Read More »

The big question: Should we keep the home fires burning?

Given the twin issues of respiratory health and climate change the much-loved tradition of lighting the fire in our houses has come under the spotlight. Bridget Ginnity asks if we should keep the home fires burning IN these cold dark evenings, sitting around a fire brings a glow of comfort. There’s something almost hypnotic and primitive in looking at flames. A fire is also practical in these days of high electricity costs. Over 60% of homes have domestic fires and it can be a cost effective way of heating the house, especially with a back boiler. But is our grá for the home fire damaging the environment? It is estimated that about 1,400 people in Ireland die prematurely each year due to air pollution, mainly fine particulates, and blame for some of that pollution is placed on domestic fires. In addition to pollutants, carbon dioxide is generated from home fires. Carbon dioxide causes global temperature increases and the climate disasters …

Read More »

Framing a passion: ‘When I pick up a rock, it tells me a story’

GEOLOGIST and photographer, Robert Fairfield feels like a detective when he examines a rock. – “When I pick up a rock, it tells me a story. Like a detective, I look at it and see how did this rock get here.” Thanks to his geology training, Mr Fairfield can categorise most rocks into a particular era, but uses a more detailed analysis with specific tools to confirm their precise origin and date. “If I pick up a piece of volcanic rock, I know it came from a volcano. If I pick up a piece of limestone, I know it came from the sea. If there are fossils in it, I know it came from a coral reef,” he said. Recently, combining his two passions – geology and photography – helped him to scoop the runners-up prize in the Irish Geological Survey’s 2022 Du Noyer Photographic Competition. Each year, Geological Survey Ireland holds a photo competition in honour of George Victor …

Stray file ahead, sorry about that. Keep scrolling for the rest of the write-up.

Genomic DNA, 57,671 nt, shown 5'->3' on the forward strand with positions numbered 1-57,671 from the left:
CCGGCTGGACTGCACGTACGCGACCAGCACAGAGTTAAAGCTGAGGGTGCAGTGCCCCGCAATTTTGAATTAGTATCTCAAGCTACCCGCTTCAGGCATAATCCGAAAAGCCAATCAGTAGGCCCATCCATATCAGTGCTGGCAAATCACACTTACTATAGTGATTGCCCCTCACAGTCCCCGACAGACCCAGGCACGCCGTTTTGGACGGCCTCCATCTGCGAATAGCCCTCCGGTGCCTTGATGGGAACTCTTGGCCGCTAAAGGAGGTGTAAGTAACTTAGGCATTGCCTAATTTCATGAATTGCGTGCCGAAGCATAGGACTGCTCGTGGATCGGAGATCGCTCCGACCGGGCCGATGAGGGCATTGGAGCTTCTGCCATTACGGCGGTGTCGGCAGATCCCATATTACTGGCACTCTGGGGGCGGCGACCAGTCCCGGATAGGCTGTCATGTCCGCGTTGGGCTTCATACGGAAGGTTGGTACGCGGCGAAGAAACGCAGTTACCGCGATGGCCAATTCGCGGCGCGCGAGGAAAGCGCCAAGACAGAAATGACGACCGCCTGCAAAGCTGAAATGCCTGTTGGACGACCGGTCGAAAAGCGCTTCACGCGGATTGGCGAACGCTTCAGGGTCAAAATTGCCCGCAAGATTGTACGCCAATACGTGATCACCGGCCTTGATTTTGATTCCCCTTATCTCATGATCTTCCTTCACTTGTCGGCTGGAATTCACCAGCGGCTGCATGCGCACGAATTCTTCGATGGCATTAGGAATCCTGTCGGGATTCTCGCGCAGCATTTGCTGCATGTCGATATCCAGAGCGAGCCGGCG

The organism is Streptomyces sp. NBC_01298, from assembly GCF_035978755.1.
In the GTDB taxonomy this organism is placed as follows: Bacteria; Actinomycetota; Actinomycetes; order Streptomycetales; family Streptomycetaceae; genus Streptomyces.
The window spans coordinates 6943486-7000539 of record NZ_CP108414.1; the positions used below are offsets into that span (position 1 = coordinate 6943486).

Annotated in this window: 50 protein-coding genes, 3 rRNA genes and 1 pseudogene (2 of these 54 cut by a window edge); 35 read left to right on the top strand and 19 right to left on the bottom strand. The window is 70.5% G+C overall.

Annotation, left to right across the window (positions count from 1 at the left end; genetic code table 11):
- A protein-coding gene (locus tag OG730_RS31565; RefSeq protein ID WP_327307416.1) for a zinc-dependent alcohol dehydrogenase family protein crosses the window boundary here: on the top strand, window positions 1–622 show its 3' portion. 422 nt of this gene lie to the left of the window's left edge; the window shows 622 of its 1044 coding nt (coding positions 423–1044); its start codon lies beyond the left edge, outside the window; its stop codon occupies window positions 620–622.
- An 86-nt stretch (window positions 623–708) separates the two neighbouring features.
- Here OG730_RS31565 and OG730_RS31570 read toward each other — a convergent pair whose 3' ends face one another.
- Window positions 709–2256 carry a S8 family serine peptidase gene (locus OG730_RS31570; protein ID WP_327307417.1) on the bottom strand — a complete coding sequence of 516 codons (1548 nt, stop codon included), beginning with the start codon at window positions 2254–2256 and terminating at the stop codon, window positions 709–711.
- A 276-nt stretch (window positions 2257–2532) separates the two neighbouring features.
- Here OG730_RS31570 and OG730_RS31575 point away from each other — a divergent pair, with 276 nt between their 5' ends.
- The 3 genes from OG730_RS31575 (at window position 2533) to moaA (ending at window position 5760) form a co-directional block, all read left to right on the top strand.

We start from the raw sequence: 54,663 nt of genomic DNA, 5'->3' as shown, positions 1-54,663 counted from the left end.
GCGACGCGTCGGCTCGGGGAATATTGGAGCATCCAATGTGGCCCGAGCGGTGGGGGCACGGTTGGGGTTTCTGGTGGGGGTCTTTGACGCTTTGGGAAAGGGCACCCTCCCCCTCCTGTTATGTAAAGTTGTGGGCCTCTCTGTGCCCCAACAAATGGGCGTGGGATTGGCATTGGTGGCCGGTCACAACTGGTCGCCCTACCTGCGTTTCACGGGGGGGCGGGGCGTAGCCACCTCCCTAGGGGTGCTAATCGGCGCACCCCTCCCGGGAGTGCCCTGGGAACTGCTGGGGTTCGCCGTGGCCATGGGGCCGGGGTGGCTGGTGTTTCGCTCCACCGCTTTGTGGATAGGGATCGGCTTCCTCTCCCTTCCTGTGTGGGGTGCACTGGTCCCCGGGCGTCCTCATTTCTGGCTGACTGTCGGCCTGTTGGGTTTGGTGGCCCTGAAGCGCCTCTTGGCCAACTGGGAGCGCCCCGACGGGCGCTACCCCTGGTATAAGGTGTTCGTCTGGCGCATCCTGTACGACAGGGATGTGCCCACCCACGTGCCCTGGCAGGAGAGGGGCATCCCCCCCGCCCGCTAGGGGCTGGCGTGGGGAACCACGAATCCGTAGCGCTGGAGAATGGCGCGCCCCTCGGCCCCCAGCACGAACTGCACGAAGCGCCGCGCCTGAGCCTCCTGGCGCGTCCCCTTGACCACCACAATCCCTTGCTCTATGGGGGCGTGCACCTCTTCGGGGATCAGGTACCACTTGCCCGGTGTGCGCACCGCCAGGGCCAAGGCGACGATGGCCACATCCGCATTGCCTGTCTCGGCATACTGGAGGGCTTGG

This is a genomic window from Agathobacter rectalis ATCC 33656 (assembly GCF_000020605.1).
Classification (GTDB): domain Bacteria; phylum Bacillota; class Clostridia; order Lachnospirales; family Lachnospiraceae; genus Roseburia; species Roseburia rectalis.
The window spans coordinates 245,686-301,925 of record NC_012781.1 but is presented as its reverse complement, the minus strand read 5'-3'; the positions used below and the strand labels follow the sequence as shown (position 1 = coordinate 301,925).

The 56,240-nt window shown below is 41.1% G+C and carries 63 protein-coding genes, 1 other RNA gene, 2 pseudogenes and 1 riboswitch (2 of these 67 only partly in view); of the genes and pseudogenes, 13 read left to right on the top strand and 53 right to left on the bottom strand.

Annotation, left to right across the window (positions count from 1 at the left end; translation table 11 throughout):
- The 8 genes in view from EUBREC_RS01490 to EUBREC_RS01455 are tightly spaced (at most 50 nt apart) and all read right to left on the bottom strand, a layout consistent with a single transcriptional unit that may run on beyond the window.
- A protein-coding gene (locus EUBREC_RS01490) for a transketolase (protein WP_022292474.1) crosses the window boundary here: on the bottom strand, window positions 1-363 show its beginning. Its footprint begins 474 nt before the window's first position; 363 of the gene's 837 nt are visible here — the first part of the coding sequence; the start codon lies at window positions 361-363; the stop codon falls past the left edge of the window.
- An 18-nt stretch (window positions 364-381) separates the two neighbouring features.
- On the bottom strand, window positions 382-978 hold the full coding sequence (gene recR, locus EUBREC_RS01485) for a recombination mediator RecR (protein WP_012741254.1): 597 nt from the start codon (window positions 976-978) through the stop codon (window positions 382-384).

Read More »

Environment-friendly resolutions for 2023

Would you like to do something to help the climate problem in 2023? Bridget Ginnity has some suggestions, both for individual and system change actions. Pick a couple that suit your budget and lifestyle. What’s more, you might even save money too! Transport and travel • Drive slower and smoother • Lift share • Walk and cycle more • Change to an electric car • Think twice before you fly Things   • Buy less, buy wiser, buy local • Share big items like tools/sports gear • Reuse, repair, recycle and upcycle • Gift experiences, not things Home energy • Change from open fire to stove • Cut down or cut out use of coal, peat, oil and gas • Reduce times and temperatures of hot water and room heating • Improve air tightness and insulation • Install solar panels Food • Eat less meat and fish • Reduce processed foods • Eat sustainably produced and local food • Plan …

Read More »

Met Éireann’s annual report highlights notable Shannon records

MET Éireann’s annual report for 2022 showed Shannon’s mean temperature was 0.5 degrees above the long term average, reflecting global warming trends. According to its findings Shannon had 3% less rainfall than its long term average, while enjoying 1501 hours of sunshine, 15% above average. There were some especially notable temperatures recorded Shannon this year, including its highest July temperature on record, when 30.8 degrees was recorded. The highest August temperature on record at Shannon was also recorded (30.0 degrees) and the highest minimum temperature ever seen in Ireland during November was recorded at Shannon as the temperature never dipped below 14.9 degrees on Friday, November 14. The report stated that Ireland’s warming trend continued in 2022, and we are warming in line with the global average. It noted that other countries are warming at a greater rate than Ireland and the summer of 2022 saw multiple heatwaves and record-breaking temperatures across Europe and around the world. The spring and …

Read More »